Resaca, a word of Spanish derivation, meaning an elongated inlet of water. Gen. Zachary Taylor defeated a Mexican Army column at the Resaca de la Palma near Brownsville, Tex., 9 May 1846.

(StSlp: dp. 1,129; lbp. 216'; b. 31'; dr. 12'; s. 11 k.; cpl. 213; a. 1 150-pdr. r., 6 32-pdr., 3 24-pdr. how.)

Resaca, a third-class screw steamer, was built at Portsmouth Navy Yard, N.H., launched 18 November 1865 and commissioned in 1866, Comdr. J. M. Bradford in command.

Assigned to the Pacific Station, Resaca was initially ordered to relieve the sloop Jamestown cruising off the Mexican and Central American coast in protection of U.S. citizens and property against threats of war and an uncertain political situation. An outbreak of yellow fever among the crew of Jamestown, however, caused both ships to be sent to cruise in Alaskan waters which was in effect a quarantine station. Both ships arrived at Sitka in August 1867, and Resaca remained in northern latitudes off the new U.S. Alaskan territory until returning in 1869 to San Francisco.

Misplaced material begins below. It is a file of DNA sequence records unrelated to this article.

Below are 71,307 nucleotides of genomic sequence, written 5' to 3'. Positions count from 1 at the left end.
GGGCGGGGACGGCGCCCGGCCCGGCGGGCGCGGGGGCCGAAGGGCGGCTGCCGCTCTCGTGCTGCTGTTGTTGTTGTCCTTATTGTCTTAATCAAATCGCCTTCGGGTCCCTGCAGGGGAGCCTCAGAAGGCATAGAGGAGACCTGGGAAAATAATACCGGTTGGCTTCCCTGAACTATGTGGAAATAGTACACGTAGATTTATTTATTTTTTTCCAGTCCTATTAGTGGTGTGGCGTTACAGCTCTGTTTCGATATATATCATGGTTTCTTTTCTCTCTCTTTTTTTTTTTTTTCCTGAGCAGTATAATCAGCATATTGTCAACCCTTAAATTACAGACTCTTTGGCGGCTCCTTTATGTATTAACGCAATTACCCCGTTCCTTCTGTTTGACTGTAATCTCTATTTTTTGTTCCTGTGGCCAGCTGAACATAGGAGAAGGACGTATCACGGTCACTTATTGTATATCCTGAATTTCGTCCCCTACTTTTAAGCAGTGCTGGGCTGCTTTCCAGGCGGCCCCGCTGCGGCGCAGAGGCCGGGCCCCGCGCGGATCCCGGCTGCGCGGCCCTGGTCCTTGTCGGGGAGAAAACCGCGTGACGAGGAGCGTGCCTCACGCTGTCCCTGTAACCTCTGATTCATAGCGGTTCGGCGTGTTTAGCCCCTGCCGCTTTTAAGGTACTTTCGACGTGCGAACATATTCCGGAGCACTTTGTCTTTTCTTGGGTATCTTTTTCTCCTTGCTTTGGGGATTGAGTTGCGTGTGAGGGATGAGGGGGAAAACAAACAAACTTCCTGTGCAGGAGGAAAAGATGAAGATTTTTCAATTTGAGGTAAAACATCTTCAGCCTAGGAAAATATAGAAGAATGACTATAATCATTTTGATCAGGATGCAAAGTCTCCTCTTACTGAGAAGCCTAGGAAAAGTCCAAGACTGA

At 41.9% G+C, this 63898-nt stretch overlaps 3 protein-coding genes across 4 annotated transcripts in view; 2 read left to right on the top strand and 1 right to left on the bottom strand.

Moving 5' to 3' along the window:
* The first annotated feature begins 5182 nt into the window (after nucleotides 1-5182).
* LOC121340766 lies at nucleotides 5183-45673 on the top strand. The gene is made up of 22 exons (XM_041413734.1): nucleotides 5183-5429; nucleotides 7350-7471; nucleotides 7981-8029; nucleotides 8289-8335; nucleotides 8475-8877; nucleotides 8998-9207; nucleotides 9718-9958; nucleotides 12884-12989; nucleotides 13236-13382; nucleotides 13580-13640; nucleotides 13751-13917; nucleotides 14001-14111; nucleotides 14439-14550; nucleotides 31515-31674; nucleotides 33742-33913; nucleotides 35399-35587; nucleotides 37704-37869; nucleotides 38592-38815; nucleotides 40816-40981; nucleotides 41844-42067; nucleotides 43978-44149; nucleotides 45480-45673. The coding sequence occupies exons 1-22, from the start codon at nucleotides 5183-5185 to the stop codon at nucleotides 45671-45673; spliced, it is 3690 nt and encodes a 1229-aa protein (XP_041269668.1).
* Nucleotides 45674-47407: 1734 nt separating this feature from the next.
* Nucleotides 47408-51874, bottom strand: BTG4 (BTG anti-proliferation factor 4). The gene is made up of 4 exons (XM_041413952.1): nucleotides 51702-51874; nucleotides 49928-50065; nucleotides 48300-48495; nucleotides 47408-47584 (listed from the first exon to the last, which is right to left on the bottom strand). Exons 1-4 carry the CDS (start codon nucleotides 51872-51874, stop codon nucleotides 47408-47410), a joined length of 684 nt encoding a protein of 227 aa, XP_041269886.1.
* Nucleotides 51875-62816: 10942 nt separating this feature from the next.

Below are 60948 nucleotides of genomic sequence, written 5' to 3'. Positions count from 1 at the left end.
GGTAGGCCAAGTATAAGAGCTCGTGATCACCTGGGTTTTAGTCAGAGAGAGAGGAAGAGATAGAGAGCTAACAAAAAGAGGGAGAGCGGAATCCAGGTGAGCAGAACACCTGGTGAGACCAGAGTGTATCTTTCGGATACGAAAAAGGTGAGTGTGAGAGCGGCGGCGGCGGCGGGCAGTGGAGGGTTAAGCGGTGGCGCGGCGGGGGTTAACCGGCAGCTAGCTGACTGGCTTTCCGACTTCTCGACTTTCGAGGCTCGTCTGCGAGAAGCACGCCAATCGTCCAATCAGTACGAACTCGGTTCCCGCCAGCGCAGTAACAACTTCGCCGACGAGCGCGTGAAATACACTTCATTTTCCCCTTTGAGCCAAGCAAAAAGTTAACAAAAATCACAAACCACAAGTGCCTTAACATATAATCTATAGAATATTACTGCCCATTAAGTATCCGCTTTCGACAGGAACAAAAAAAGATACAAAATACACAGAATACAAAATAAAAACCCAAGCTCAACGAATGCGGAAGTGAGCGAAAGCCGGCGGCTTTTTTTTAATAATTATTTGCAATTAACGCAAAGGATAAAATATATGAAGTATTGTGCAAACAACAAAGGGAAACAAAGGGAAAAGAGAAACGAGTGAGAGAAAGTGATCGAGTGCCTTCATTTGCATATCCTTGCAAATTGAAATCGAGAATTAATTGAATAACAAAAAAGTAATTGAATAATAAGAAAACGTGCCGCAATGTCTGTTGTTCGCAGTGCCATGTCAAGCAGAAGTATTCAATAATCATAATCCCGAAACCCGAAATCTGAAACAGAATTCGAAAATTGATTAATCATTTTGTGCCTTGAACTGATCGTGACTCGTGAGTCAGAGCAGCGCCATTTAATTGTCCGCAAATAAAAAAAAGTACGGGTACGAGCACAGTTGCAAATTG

Proceeding to Panama on 23 November 1869, Resaca continued south to Callao, Peru, before commencing a long Pacific cruise on 16 May. Sailing westward, she passed through the Marquesas, Society, Friendly, and Fiji Islands before reaching New Zealand. On the return voyage she called at Tahiti on 15 June 1870 before arriving at Valparaiso, Chile, on 24 November. Soon afterward she preceded to Callao for a refit and change of command before being detached from squadron duties in January 1871 to help survey the Isthmus of Darien. Returning to Panama 4 June she departed for duty as supply ship at Callao on 16 July, calling briefly at Guayaquil en route. In 1872 she returned north and was placed out of commission at Mare Island Navy Yard, Calif.

Resaca was sold 18 February 1873 at Mare Island to Messrs. Christopher Nelson, Charles Goodall, and George C. Perkins. Rebuilt by Dickie Bros. at San Francisco for service as a steamer capable of carrying 145 passengers, Resaca was renamed Ventura. Subsequently on 16 February 1875, she became the property of the Goodall. Nelson, and Perkins Steam Ship Co. engaged in coastwise California service. While serving in this capacity, Ventura was wrecked off Santa Cruz on 20 April 1875 and lost.